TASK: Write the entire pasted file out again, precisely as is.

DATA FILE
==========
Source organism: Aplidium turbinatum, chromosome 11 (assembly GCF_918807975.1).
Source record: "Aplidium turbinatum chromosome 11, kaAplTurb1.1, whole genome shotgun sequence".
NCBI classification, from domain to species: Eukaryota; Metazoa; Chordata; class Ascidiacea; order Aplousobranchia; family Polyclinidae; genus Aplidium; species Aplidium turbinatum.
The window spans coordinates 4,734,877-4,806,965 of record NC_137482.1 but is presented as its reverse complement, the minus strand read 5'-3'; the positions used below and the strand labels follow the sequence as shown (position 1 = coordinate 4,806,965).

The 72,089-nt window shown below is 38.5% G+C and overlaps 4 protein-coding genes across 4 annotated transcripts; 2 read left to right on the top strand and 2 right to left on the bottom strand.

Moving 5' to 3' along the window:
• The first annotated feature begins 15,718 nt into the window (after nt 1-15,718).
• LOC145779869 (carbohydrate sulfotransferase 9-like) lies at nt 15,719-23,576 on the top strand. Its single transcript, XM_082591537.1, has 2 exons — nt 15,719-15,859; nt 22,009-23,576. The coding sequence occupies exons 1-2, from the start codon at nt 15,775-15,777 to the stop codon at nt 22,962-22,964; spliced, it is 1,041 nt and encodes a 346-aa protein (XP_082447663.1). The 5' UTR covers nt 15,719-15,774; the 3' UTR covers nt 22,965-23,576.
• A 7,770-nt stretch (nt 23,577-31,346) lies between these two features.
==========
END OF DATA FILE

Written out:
Source organism: Aplidium turbinatum, chromosome 11 (assembly GCF_918807975.1).
Source record: "Aplidium turbinatum chromosome 11, kaAplTurb1.1, whole genome shotgun sequence".
NCBI classification, from domain to species: Eukaryota; Metazoa; Chordata; class Ascidiacea; order Aplousobranchia; family Polyclinidae; genus Aplidium; species Aplidium turbinatum.
The window spans coordinates 4,734,877-4,806,965 of record NC_137482.1 but is presented as its reverse complement, the minus strand read 5'-3'; the positions used below and the strand labels follow the sequence as shown (position 1 = coordinate 4,806,965).

The 72,089-nt window shown below is 38.5% G+C and overlaps 4 protein-coding genes across 4 annotated transcripts; 2 read left to right on the top strand and 2 right to left on the bottom strand.

Moving 5' to 3' along the window:
• The first annotated feature begins 15,718 nt into the window (after nt 1-15,718).
• LOC145779869 (carbohydrate sulfotransferase 9-like) lies at nt 15,719-23,576 on the top strand. Its single transcript, XM_082591537.1, has 2 exons — nt 15,719-15,859; nt 22,009-23,576. The coding sequence occupies exons 1-2, from the start codon at nt 15,775-15,777 to the stop codon at nt 22,962-22,964; spliced, it is 1,041 nt and encodes a 346-aa protein (XP_082447663.1). The 5' UTR covers nt 15,719-15,774; the 3' UTR covers nt 22,965-23,576.
• A 7,770-nt stretch (nt 23,577-31,346) lies between these two features.